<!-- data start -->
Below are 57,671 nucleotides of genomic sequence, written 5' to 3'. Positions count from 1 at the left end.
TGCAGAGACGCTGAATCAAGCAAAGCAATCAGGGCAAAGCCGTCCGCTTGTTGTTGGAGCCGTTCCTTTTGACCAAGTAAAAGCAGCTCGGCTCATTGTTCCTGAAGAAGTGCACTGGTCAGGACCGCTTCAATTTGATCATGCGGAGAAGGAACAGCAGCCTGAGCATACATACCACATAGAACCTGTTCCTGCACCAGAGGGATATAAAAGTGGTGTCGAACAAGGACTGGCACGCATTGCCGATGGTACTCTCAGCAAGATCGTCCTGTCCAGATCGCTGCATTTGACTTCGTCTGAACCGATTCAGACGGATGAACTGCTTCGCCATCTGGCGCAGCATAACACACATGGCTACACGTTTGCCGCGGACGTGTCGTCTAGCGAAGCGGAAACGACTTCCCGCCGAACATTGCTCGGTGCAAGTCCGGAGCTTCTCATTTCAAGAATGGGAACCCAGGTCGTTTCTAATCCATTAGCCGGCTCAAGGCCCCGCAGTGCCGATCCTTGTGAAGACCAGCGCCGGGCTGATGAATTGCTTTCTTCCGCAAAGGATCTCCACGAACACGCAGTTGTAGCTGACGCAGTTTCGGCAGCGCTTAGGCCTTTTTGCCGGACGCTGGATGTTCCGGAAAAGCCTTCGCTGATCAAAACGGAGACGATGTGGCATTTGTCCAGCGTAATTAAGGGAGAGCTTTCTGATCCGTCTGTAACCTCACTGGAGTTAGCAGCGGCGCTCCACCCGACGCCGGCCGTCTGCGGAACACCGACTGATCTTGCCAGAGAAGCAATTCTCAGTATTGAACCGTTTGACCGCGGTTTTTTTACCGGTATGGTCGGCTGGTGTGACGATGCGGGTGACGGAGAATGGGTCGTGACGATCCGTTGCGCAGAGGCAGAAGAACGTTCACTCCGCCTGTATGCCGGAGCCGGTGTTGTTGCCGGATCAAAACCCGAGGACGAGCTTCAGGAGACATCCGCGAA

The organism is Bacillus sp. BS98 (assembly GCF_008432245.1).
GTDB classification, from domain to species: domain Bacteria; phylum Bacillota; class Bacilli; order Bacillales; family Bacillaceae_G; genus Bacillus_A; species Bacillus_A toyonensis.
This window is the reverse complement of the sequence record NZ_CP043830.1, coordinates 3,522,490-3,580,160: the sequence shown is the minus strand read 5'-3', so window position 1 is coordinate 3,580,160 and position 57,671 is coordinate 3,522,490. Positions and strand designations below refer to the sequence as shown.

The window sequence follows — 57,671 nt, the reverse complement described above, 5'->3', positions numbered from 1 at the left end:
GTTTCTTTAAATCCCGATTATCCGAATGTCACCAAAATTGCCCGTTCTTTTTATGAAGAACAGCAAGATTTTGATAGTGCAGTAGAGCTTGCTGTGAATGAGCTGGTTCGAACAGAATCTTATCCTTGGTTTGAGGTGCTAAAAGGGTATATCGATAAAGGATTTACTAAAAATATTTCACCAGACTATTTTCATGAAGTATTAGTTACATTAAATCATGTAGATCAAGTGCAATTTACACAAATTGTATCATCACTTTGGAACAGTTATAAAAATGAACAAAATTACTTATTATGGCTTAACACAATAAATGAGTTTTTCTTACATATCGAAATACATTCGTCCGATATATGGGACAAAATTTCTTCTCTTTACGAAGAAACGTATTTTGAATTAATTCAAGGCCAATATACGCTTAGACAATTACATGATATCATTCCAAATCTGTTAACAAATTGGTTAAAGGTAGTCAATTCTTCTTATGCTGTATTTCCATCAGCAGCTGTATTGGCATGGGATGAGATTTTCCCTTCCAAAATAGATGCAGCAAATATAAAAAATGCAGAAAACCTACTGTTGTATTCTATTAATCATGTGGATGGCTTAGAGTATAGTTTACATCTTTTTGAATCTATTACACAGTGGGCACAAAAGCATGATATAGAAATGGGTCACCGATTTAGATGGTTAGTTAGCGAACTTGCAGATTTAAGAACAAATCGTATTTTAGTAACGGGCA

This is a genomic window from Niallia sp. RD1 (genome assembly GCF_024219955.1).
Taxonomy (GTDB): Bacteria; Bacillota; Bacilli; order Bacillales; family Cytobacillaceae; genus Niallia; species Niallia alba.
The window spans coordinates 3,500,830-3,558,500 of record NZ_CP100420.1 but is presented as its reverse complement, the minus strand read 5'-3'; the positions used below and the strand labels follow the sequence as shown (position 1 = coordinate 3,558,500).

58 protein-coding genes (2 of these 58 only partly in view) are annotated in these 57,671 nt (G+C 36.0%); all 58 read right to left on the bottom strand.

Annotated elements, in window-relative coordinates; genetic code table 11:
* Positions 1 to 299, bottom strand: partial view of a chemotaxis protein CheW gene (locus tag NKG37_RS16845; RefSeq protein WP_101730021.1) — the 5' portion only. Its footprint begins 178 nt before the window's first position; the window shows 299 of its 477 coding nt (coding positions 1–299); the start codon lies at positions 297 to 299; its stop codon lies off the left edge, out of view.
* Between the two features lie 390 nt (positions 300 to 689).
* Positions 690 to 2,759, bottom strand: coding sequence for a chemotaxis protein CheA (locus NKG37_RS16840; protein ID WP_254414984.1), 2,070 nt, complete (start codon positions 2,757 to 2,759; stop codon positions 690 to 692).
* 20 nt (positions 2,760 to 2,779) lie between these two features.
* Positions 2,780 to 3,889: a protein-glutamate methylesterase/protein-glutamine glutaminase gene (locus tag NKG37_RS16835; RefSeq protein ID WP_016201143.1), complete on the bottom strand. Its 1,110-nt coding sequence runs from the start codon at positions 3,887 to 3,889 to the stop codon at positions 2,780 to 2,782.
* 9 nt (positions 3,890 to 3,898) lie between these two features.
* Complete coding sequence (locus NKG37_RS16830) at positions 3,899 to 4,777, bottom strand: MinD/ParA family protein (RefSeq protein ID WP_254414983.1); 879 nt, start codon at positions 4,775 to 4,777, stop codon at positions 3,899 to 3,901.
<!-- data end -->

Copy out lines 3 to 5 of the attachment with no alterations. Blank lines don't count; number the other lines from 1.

The organism is Bacillus sp. BS98 (assembly GCF_008432245.1).
GTDB classification, from domain to species: domain Bacteria; phylum Bacillota; class Bacilli; order Bacillales; family Bacillaceae_G; genus Bacillus_A; species Bacillus_A toyonensis.
This window is the reverse complement of the sequence record NZ_CP043830.1, coordinates 3,522,490-3,580,160: the sequence shown is the minus strand read 5'-3', so window position 1 is coordinate 3,580,160 and position 57,671 is coordinate 3,522,490. Positions and strand designations below refer to the sequence as shown.